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Geocracy

The Demented Style of Politics

Why do such dementors exist?What’s the point in a moral community having people who view their own community with suspicion, even malevolence?

Photographer: TETrebbien | Source: Unsplash

Dementors

The creepiest man I ever met was a CIA officer turned academic scholar of terrorism. We sat across a table on a couple of occasions in the early 2000s; even his presence in the room was disturbing and every time he spoke, I felt a shiver passing down my spine.

It's not as if he was saying the most evil things; in fact, some of what he said was factual and much of the rest was reasonable, if on the conservative end of the spectrum. It's just the way he expressed his opinions – no scratch that – it was the way he carried himself in the world that was the problem. Like everyone and everything was suspect and it was his job to wring the truth out of the world. Quite different from a regular thug or a mafioso – there was no bullying – just a presumption that very bad things exist and it was his job to be worse in response.

I can still picture his way of smiling at the stupidity of others; it was a dementor’s sneer. The dementor is the bad guy on the good side – please don't ask me to define who is good and who isn't; that's beyond this essay's pay grade. But however you define it, and "good" is felt viscerally rather than intellectually, there's often a person or an institution whose job is to be bad in the service of that good.

What was once the province of the secret police has now become a standard function in our social network driven world – every Whatsapp group has its own dementor, a man (it’s always a man) who takes upon himself to channel the dark side.

Why do such dementors exist? Why are they (sometimes) celebrated?

My friend was very ill, he called me and said: it’s enough to sit and do nothing, let’s do something at least. The main motivator was my friend, who saw in me the potential that I do not use. He was forbidden to go out into the cold, but he took the all  medicines in his fist, drank and said: Photography is more important than illness!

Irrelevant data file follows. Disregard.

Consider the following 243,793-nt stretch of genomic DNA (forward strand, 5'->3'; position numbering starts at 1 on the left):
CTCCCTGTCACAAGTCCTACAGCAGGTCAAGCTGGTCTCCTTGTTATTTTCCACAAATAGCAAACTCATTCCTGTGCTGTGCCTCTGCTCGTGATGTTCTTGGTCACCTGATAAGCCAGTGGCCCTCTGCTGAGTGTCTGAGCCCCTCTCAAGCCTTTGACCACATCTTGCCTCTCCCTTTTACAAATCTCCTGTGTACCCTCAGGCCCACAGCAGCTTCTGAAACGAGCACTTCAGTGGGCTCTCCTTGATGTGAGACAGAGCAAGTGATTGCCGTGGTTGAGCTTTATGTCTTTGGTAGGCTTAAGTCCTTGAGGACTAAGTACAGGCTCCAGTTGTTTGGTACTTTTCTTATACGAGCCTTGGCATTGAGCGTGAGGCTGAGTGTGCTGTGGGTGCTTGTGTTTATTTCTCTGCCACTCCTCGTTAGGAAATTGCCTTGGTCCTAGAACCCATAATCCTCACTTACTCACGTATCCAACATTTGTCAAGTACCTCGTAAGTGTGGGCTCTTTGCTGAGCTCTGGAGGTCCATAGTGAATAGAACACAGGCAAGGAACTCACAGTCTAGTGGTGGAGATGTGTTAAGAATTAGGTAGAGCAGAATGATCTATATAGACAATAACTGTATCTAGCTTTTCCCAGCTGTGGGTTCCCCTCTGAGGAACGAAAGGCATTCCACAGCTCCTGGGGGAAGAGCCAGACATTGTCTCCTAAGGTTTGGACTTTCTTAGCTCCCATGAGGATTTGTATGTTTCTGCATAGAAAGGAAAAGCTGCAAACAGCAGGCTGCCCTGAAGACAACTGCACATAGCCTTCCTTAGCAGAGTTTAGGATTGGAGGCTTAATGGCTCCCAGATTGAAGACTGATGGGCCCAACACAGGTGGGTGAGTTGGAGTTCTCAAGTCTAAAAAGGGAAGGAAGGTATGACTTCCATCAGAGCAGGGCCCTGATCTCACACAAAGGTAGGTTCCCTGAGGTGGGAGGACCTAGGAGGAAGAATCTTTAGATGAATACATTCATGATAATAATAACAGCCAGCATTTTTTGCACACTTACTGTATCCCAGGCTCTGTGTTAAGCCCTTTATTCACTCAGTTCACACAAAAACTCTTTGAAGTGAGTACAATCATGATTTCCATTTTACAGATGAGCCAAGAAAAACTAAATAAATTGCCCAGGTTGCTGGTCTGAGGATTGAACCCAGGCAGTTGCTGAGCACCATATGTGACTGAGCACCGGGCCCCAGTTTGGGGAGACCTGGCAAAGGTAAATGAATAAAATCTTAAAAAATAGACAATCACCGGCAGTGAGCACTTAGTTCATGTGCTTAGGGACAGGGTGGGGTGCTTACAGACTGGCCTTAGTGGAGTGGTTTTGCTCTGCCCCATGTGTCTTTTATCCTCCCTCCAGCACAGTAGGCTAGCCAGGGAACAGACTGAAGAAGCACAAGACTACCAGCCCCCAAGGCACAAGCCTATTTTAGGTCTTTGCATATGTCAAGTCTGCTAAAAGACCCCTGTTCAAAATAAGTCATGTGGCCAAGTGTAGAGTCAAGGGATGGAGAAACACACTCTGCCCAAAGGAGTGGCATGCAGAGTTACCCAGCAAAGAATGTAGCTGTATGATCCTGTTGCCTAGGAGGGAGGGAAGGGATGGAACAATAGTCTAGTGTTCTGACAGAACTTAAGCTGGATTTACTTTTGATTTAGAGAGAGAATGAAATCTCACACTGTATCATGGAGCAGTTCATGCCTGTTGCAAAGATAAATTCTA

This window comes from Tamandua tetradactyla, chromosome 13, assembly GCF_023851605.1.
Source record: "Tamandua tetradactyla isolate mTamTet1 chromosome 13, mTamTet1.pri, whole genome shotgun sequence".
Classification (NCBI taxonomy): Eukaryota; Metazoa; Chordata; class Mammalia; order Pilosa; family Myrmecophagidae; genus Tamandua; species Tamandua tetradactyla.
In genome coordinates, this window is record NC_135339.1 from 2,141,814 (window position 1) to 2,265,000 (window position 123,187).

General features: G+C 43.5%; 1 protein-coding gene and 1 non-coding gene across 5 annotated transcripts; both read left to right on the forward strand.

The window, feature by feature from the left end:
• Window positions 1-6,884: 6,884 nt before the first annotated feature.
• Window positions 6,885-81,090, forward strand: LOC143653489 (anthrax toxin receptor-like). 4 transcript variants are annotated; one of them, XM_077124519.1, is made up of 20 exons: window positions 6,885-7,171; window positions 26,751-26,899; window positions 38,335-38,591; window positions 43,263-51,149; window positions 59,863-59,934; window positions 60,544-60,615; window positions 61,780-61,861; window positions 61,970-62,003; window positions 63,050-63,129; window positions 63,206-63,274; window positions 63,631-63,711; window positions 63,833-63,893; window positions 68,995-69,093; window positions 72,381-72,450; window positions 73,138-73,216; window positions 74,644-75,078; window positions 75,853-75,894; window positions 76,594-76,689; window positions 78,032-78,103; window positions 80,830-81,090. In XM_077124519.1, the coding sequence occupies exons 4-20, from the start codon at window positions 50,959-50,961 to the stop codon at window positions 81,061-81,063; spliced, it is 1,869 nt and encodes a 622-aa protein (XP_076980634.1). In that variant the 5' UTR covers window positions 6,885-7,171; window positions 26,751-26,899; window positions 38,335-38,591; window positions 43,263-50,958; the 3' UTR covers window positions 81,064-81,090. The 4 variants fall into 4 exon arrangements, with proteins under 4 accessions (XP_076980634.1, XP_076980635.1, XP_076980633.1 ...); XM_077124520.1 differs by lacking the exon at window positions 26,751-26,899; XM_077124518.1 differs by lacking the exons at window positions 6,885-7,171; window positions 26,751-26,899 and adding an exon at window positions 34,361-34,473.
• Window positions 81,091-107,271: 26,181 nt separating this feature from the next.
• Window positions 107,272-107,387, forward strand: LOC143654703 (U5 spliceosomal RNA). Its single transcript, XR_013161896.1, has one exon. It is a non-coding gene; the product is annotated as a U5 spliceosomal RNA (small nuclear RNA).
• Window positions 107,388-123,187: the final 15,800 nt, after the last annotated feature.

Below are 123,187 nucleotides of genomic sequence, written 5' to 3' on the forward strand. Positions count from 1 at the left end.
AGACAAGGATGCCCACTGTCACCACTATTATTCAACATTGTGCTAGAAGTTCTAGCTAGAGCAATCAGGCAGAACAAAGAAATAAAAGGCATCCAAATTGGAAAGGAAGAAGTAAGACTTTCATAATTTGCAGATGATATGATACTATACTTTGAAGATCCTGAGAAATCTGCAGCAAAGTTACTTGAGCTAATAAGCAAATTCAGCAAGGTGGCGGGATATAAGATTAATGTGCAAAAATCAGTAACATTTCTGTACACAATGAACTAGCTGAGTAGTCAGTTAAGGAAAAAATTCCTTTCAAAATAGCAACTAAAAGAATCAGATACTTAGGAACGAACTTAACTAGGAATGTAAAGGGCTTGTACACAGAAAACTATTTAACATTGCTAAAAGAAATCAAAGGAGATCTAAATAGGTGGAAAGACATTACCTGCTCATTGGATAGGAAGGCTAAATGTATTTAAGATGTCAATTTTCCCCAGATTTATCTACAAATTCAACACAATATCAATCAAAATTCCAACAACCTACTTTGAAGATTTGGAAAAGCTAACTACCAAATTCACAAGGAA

Photographer: Elijah O'Donnell | Source: Unsplash

Public Emotions

First, a digression on knowledge, power and emotion.

Starting with the work of Foucault, social science scholarship focused on the intimate relationship between knowledge and power in the modern world – my favorite in the genre is Ian Hacking’s Taming of Chance. Their argument was that modern societies gain legitimacy by exercising control over the processes of life (what Foucault calls biopower) through the collection of a certain kind of knowledge and the creation of new categories such as “population.”

For example, birth and death statistics are collected so that policies targeting population averages (public health policies for example) can be used to legitimize state power. Today’s breathless reporting about the Corona virus is a classic example of biopower and the Chinese state’s success & failure in exerting it. In other words the exercise of power demands certain knowledge regimes.

What’s happened in the last three decades is both an evolutionary growth of knowledge as power and a dramatic transition in its exercise. It’s no longer knowledge that’s being collected and categorized – it’s emotion as well. The technologies of surveillance can now directly access our limbic brain and don’t need to stop with rational categories such as population averages and GDP. Knowledge is often replaced by emotion because the technologies of control, surveillance etc have become more fine grained. The circling of information and emotion is subtler than the knowledge regimes of the past and can no longer be understood within what Foucault termed as “an explosion of numerous and diverse techniques for achieving the subjugations of bodies and the control of populations.”

In short: emotion is more important than knowledge and populations are no longer the unit of control.

For example: while I (try to) make the entire Hindu population fearful of Muslims, I can also use Whatsapp messages that target this particular village to lynch that particular Muslim. That combination of emotion, information and chaotic control is rather new and it's spawning a demented style of politics.

Photographer: William Krause | Source: Unsplash

What's the need for Dementors? Do they have a legitimate place in the world?